Protein supplements can help individuals who struggle to meet their daily protein requirements through whole foods. Whey protein is an easily absorbed and complete protein source, while plant-based protein supplements are ideal for those who are lactose intolerant or follow a vegetarian or vegan diet. Protein supplements can help support muscle growth and repair after exercise, aid in weight loss, and promote satiety and overall health.
2. Vitamin D
Vitamin D is essential for bone health, immune function, and calcium absorption. However, many individuals do not get enough vitamin D through diet or sunlight exposure. Supplementation can help improve bone density, reduce the risk of fractures, and enhance athletic performance. Vitamin D supplements are especially beneficial for individuals who live in areas with limited sun exposure or have darker skin tones that can inhibit vitamin D production.
Creatine is a naturally occurring compound found in muscle cells that helps produce energy during high-intensity exercise. Supplementing with creatine can increase muscle size, strength, and power, improve athletic performance, and aid in muscle recovery. Creatine supplements are particularly beneficial for those who engage in high-intensity, short-duration activities such as weightlifting, sprinting, or sports. (Related: What you actually need to know about creatine)
Then, there are several supplements that show potential benefits, but more research is needed to fully understand their effectiveness. Here are a few examples:
1. Omega-3 fatty acids
Omega-3s are essential fatty acids that play a crucial role in brain health, heart health, and reducing inflammation in the body. While some studies suggest that omega-3 supplements can help with a variety of health conditions, more research is needed to determine optimal dosages and long-term effects.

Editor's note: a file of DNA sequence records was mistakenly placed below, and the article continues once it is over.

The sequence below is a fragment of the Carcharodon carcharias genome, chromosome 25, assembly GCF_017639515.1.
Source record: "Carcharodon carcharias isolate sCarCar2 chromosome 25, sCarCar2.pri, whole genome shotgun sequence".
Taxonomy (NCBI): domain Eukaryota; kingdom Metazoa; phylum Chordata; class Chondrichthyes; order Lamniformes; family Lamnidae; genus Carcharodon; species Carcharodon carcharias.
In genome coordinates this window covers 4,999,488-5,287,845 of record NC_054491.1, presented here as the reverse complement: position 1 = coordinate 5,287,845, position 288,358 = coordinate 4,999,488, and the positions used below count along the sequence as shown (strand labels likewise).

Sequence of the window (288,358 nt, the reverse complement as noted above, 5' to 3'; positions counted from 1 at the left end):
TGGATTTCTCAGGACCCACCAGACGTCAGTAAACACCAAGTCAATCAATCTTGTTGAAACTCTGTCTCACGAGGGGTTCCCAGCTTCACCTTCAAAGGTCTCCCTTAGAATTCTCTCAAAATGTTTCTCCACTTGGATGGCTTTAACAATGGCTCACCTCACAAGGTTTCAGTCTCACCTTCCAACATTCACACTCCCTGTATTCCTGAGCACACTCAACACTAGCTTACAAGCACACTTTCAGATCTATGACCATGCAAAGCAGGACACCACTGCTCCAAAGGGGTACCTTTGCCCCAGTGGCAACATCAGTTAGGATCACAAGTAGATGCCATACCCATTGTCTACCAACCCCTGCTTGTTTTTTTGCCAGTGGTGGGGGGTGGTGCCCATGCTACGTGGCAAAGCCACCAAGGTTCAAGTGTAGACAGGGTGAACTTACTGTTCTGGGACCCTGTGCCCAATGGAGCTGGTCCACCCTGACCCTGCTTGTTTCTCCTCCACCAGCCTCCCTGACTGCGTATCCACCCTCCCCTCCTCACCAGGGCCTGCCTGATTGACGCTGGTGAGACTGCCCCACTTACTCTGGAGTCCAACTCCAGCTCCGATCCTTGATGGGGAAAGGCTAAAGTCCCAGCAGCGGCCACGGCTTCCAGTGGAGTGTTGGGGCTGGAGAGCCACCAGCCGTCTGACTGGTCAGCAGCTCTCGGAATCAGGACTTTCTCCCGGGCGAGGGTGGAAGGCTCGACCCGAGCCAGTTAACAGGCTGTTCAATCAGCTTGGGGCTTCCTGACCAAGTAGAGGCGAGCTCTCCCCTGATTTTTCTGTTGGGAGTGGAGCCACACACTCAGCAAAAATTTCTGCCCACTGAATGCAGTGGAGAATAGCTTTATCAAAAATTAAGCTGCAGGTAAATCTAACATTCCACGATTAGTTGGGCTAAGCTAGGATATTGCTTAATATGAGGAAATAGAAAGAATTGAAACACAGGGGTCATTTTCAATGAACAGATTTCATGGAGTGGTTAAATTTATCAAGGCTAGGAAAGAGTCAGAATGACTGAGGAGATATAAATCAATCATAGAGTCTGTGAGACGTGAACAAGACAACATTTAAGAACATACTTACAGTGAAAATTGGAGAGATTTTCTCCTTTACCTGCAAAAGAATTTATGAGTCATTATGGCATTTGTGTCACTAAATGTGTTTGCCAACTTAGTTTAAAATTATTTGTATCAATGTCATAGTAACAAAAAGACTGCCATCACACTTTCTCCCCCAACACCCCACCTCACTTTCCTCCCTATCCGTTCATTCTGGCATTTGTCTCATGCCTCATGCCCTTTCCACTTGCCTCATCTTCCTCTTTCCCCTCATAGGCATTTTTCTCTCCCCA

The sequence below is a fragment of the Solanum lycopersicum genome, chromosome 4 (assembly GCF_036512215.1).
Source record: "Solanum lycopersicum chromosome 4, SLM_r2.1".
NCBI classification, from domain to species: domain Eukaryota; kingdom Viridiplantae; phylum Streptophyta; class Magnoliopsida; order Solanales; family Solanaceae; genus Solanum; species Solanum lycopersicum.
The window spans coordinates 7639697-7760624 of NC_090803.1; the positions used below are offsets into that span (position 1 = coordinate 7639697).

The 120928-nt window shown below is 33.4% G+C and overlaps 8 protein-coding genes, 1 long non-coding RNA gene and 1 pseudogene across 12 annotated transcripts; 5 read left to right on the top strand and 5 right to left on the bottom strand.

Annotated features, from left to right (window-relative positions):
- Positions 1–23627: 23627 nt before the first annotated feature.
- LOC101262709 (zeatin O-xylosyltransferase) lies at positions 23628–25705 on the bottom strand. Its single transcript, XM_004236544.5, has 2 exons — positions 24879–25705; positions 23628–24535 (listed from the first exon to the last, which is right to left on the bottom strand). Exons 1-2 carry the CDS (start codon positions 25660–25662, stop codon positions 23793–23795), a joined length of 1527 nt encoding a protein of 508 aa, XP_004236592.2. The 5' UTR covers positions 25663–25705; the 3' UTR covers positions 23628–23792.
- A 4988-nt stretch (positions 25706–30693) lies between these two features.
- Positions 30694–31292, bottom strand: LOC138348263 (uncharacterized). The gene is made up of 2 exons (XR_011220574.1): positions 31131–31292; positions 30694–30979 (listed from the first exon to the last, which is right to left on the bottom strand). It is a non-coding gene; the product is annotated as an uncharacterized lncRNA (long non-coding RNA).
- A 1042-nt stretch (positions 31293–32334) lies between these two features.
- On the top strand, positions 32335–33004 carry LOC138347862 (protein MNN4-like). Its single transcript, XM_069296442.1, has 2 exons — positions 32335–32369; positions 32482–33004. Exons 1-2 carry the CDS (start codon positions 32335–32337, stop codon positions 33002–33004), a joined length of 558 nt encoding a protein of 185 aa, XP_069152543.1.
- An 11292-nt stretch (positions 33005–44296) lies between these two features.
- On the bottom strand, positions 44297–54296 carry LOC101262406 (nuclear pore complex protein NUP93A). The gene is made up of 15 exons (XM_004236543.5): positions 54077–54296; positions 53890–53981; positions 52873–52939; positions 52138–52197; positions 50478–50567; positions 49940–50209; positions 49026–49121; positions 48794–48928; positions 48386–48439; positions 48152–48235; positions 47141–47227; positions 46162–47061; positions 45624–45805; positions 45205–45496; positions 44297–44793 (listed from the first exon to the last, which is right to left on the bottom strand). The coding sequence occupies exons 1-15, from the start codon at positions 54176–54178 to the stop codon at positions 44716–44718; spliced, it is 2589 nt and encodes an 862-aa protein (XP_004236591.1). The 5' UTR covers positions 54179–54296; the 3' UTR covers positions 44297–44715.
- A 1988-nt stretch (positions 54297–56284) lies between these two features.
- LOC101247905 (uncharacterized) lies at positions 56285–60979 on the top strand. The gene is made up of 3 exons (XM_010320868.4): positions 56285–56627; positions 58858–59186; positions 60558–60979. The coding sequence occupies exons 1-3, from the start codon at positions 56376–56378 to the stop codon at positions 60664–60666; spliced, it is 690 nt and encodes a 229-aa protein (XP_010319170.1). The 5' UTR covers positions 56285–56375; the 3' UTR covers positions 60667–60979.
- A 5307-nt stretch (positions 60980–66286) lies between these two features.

Magnesium is a mineral that is important for muscle and nerve function, heart health, and bone health. While some studies suggest that magnesium supplements can improve sleep quality, reduce anxiety, and lower blood pressure, more research is needed to determine its effectiveness and optimal dosages.
Curcumin is a compound found in turmeric that has anti-inflammatory and antioxidant properties. While some studies suggest that curcumin supplements may help with joint pain, inflammation, and cognitive function, more research is needed to determine optimal dosages and long-term effects.
4. Vitamin C
Vitamin C is an essential nutrient that supports immune function, skin health, and wound healing. While some studies suggest that vitamin C supplements may reduce the risk of chronic diseases and improve immune function, more research is needed to determine optimal dosages and long-term effects.
Ashwagandha is an herb that has been used in Ayurvedic medicine for centuries to promote stress relief and improve overall health. While some studies suggest that ashwagandha supplements may reduce stress and anxiety, improve cognitive function, and boost testosterone levels, more research is needed to determine its effectiveness and optimal dosages.
We take supplementation very seriously. Before adding any supplements, we encourage you to consult with your physician and or a registered dietician and nutritionist.